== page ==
A contemporary LEED-certified home maximizes solar and geothermal power
Photography by Vance Fox
When clients approached architect Nick Sonder about a contemporary mountain home for their golf course property in Martis Camp, they specified that it be as environmentally friendly as possible. Sonder, working with Mike Nethersole of Truckee’s MD Construction, began designing the home using the LEED guidelines set out by the U.S. Green Building Council.
“Normally, LEED silver is tough to get, and LEED gold is next to impossible,” says Nethersole. “This house is LEED gold.”
The design process began in summer 2009, and the project broke ground in late 2010. “From the start, we discussed more active green features,” says Sonder. A dozen 250-feet-deep wells supply the ground-source heat pump, and integrated solar panels on the roofline take advantage of the area’s copious sunshine.
The three-sided basalt fireplace separates this home’s dining room from the living room
Though Sonder sited the house to maximize solar gain, “we also provided a lot of covered areas to help with the cooling load,” he says. The home features covered patios on the east, west and south sides, encompassing some 1,200 square feet of outdoor patio space. The architect also took note of the sun’s positioning as he designed rooflines. Low-pitched shed roofs are oriented to allow winter sun in, while overhangs shade the home in summer.
Inside, the home is spacious without being overwhelming. “The home is constructed in a simple manner, using less resources,” says Sonder. All plumbing fixtures are low-flow and materials, such as Caesarstone countertops, were picked for sustainability and renewability. “We took extreme care in choosing everything so that it was environmentally friendly at the house,” says Nethersole.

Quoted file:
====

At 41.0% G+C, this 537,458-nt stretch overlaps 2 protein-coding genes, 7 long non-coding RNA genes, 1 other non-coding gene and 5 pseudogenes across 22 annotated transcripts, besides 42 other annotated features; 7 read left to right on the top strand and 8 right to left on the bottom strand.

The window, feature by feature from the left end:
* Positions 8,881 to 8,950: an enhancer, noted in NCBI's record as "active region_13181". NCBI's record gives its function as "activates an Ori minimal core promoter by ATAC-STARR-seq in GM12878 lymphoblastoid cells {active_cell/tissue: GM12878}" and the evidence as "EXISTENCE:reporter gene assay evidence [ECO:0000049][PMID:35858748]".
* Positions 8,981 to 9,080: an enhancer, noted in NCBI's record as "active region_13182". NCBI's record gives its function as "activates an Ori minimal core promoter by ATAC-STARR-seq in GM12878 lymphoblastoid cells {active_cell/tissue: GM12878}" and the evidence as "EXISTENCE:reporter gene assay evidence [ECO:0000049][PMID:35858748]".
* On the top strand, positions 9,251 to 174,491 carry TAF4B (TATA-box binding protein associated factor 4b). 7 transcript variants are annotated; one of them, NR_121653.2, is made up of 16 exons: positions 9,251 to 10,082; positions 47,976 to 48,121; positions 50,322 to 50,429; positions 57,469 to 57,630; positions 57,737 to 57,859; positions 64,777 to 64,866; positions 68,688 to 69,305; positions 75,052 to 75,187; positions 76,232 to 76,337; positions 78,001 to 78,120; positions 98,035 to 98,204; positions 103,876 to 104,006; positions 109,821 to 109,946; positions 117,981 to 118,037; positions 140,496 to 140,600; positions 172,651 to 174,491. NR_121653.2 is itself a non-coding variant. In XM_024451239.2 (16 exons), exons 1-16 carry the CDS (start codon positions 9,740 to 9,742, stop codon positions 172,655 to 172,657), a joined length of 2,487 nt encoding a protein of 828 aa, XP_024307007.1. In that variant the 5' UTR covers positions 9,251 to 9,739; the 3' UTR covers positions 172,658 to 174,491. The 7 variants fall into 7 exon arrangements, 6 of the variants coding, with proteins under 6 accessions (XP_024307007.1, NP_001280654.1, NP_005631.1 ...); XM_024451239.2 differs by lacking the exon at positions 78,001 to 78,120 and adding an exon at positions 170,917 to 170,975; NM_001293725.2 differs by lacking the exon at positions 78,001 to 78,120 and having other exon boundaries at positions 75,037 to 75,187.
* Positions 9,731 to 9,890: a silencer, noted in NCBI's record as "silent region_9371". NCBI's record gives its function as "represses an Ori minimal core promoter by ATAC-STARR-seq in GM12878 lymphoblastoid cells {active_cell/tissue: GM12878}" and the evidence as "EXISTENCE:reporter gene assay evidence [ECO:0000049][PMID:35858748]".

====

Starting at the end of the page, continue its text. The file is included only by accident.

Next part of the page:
One of the aspects separating this LEED gold home from a silver certification was the attention paid to indoor air quality. “What we could do offsite, we did offsite,” says Nethersole. MD Construction built the doors, cabinetry and siding at its Truckee manufacturing facility, which minimized the home’s carbon footprint by staying local. The company also used all low-VOC (volatile organic chemicals) plywoods, glues and finishes. All waste products were managed to put as little as possible into local landfills. Nethersole is currently installing a control system that will allow the owners to remotely monitor and control the home.
Covered patios create outdoor gathering spaces in the rear of the home
A three-sided basalt fireplace separates the great room from the dining room. Abundant windows display the dramatic forest location, and sliding window walls open the inside to the out. A large master suite is complemented by three additional bedrooms for family and guests, and a partition wall in the media and exercise room allows the spaces to be used separately or together. The rooftop deck over the dining room amplifies the indoor/outdoor experience, while warm woods and finishes throughout add balance to the contemporary style and serve as a stunning reminder that green building is anything but stark.
Merit Award: Green Space
Architect: Nicholas Sonder, Architect
Builder: Mike Nethersole,
Interior Design: Owners,
Nick Sonder, Mike Nethersole
Square Feet: 5,620
Year Completed: 2012
Published: February 25, 2015